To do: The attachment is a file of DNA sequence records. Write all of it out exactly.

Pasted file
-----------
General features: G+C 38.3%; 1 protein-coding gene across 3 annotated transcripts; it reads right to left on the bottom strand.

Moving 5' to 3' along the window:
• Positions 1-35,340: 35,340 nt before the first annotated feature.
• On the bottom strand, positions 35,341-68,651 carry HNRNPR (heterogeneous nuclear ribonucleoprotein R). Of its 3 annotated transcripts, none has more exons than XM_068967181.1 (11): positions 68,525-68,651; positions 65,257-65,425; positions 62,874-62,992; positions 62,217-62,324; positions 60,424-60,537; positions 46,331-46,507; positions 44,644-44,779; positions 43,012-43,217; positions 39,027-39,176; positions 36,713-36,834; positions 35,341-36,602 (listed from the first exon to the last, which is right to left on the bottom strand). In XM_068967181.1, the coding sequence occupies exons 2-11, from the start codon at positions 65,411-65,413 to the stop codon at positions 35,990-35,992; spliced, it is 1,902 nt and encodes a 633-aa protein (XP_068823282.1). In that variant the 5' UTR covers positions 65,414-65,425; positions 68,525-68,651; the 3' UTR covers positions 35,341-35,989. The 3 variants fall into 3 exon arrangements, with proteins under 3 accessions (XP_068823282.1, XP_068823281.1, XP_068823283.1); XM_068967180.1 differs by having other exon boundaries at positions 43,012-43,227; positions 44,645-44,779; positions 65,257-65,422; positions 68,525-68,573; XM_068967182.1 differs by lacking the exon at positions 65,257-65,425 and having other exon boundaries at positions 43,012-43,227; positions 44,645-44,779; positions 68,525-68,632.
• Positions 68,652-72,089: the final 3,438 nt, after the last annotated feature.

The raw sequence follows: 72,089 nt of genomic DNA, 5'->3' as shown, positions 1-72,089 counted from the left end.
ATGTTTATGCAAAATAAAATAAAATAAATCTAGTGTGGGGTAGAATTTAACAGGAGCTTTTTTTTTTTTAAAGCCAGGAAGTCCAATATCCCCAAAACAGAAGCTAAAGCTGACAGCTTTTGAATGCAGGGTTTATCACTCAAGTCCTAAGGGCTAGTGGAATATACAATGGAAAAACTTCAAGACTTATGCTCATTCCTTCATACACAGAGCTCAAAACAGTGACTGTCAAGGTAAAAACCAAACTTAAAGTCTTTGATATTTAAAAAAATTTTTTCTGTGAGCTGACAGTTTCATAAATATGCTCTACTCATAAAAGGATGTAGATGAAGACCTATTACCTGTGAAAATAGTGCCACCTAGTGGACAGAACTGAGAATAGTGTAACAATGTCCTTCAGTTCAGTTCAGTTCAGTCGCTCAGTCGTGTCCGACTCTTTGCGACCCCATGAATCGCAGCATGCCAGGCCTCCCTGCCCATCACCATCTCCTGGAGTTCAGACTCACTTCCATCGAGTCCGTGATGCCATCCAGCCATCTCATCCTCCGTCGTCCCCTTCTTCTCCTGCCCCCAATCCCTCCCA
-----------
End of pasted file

General features: G+C 38.3%; 1 protein-coding gene across 3 annotated transcripts; it reads right to left on the bottom strand.

Moving 5' to 3' along the window:
• Positions 1-35,340: 35,340 nt before the first annotated feature.
• On the bottom strand, positions 35,341-68,651 carry HNRNPR (heterogeneous nuclear ribonucleoprotein R). Of its 3 annotated transcripts, none has more exons than XM_068967181.1 (11): positions 68,525-68,651; positions 65,257-65,425; positions 62,874-62,992; positions 62,217-62,324; positions 60,424-60,537; positions 46,331-46,507; positions 44,644-44,779; positions 43,012-43,217; positions 39,027-39,176; positions 36,713-36,834; positions 35,341-36,602 (listed from the first exon to the last, which is right to left on the bottom strand). In XM_068967181.1, the coding sequence occupies exons 2-11, from the start codon at positions 65,411-65,413 to the stop codon at positions 35,990-35,992; spliced, it is 1,902 nt and encodes a 633-aa protein (XP_068823282.1). In that variant the 5' UTR covers positions 65,414-65,425; positions 68,525-68,651; the 3' UTR covers positions 35,341-35,989. The 3 variants fall into 3 exon arrangements, with proteins under 3 accessions (XP_068823282.1, XP_068823281.1, XP_068823283.1); XM_068967180.1 differs by having other exon boundaries at positions 43,012-43,227; positions 44,645-44,779; positions 65,257-65,422; positions 68,525-68,573; XM_068967182.1 differs by lacking the exon at positions 65,257-65,425 and having other exon boundaries at positions 43,012-43,227; positions 44,645-44,779; positions 68,525-68,632.
• Positions 68,652-72,089: the final 3,438 nt, after the last annotated feature.

The raw sequence follows: 72,089 nt of genomic DNA, 5'->3' as shown, positions 1-72,089 counted from the left end.
ATGTTTATGCAAAATAAAATAAAATAAATCTAGTGTGGGGTAGAATTTAACAGGAGCTTTTTTTTTTTTAAAGCCAGGAAGTCCAATATCCCCAAAACAGAAGCTAAAGCTGACAGCTTTTGAATGCAGGGTTTATCACTCAAGTCCTAAGGGCTAGTGGAATATACAATGGAAAAACTTCAAGACTTATGCTCATTCCTTCATACACAGAGCTCAAAACAGTGACTGTCAAGGTAAAAACCAAACTTAAAGTCTTTGATATTTAAAAAAATTTTTTCTGTGAGCTGACAGTTTCATAAATATGCTCTACTCATAAAAGGATGTAGATGAAGACCTATTACCTGTGAAAATAGTGCCACCTAGTGGACAGAACTGAGAATAGTGTAACAATGTCCTTCAGTTCAGTTCAGTTCAGTCGCTCAGTCGTGTCCGACTCTTTGCGACCCCATGAATCGCAGCATGCCAGGCCTCCCTGCCCATCACCATCTCCTGGAGTTCAGACTCACTTCCATCGAGTCCGTGATGCCATCCAGCCATCTCATCCTCCGTCGTCCCCTTCTTCTCCTGCCCCCAATCCCTCCCA